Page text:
DOI: 10.1161/circ.148.suppl_1.12720 ISSN: 0009-7322

Abstract 12720: A Nationwide Multi Center Study From China, Comparing Long-Term and Standard Cardiopulmonary Resuscitation: Epidemiology, Risk Factors, and Outcomes

kui jin, Jun Xu, Yue G Wang, Wen w Wang, Yuan Yuan
  • Physiology (medical)
  • Cardiology and Cardiovascular Medicine

Introduction: The association between the duration of cardiopulmonary resuscitation (CPR) and patient outcomes remains largely unknown.

Hypothesis: long-term CPR (LCPR) may benefit certain group of patients.

Methods: In this retrospective cohort study, data from the Chinese Emergency Triage Assessment and Treatment database 1.0 (CETAT 1.0) were utilized. The study included CA patients admitted to 14 teaching hospitals in 7 provinces between July 2015 and July 2020. Patients were categorized into SCPR and LCPR groups based on the duration of resuscitation, where SCPR referred to CPR duration less than 60 mins, and LCPR referred to CPR duration equal to or more than 60 mins. The primary outcome measured was ROSC rates between the two groups, while the secondary and tertiary outcomes was 24-hour and 7-day survival rates. A multivariate logistic regression model was employed to analyze the factors influencing ROSC between groups.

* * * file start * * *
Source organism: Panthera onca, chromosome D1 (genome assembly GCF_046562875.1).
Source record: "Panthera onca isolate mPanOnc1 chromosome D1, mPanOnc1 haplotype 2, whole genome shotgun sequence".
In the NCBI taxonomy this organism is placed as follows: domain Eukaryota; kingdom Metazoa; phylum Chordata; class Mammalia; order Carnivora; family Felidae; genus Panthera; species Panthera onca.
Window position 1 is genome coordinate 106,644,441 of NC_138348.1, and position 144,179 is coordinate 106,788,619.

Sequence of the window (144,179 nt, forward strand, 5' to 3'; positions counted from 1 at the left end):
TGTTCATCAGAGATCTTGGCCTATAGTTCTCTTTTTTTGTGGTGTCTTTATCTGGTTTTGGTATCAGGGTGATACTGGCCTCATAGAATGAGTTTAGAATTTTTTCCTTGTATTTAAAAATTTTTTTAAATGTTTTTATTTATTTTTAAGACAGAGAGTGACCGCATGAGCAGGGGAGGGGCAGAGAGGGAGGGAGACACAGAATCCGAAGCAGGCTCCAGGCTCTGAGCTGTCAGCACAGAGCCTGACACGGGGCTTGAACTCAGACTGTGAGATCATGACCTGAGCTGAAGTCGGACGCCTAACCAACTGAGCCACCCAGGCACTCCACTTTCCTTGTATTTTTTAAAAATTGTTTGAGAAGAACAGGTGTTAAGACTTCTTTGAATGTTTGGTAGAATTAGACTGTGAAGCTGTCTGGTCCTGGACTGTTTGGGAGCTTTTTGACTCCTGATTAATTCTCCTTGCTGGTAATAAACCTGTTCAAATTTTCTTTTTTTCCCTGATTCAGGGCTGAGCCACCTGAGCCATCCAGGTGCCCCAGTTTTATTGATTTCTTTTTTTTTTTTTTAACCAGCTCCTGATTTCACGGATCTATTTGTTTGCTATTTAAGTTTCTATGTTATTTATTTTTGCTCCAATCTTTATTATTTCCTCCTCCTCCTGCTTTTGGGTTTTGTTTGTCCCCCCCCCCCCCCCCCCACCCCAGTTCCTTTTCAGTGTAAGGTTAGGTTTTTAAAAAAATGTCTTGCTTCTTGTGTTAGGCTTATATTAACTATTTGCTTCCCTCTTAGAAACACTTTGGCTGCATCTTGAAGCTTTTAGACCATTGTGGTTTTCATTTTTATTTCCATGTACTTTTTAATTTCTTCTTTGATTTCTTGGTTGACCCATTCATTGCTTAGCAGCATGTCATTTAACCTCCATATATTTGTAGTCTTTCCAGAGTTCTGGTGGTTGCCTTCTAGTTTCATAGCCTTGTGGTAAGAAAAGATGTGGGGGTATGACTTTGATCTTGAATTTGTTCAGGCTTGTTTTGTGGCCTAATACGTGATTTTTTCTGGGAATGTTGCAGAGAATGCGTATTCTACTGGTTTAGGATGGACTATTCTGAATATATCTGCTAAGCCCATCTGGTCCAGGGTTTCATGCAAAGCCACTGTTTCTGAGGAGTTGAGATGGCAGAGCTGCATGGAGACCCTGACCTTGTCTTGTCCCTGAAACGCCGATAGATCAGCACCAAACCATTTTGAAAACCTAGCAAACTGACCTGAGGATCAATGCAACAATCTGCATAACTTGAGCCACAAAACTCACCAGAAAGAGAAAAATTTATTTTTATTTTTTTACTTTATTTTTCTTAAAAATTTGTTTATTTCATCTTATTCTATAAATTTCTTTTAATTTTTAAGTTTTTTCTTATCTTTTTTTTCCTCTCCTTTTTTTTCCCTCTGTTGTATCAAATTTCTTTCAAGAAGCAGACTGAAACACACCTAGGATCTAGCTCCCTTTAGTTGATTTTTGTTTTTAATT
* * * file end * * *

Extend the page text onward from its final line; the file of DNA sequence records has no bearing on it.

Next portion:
Results: A total of 529 patients were enrolled in the study, with 372 in the SCPR group and 157 in the LCPR group. Among them, 126 (33.9%) patients in the SCPR group and 56 (35.7%) in the LCPR group achieved ROSC without statistically difference between groups. Furthermore, 31 patients (8.3%) in the SCPR group and 7 patients (4.5%) in the LCPR group survived at 24 hours, while 13 patients (3.5%) in SCPR and 4 patients (2.5%) in LCPR group survived at 7 days, both without statistical difference. Factors associated with SCPR operation included Lower BMI, previous hypertension, daytime admission, hands-only compression, and ventilation. SpO2 and P ET CO2 were independent factors associated with ROSC, Moreover, in both groups higher SpO2 and P ET CO2 levels were associated with a higher rate of ROSC, suggesting that for this specific patient cohort, longer duration of CPR should be considered.

Conclusions: Longer duration of CPR may need to be emphasize for certain group of patients, particularly those with high SpO2 and PET CO2 during CPR.

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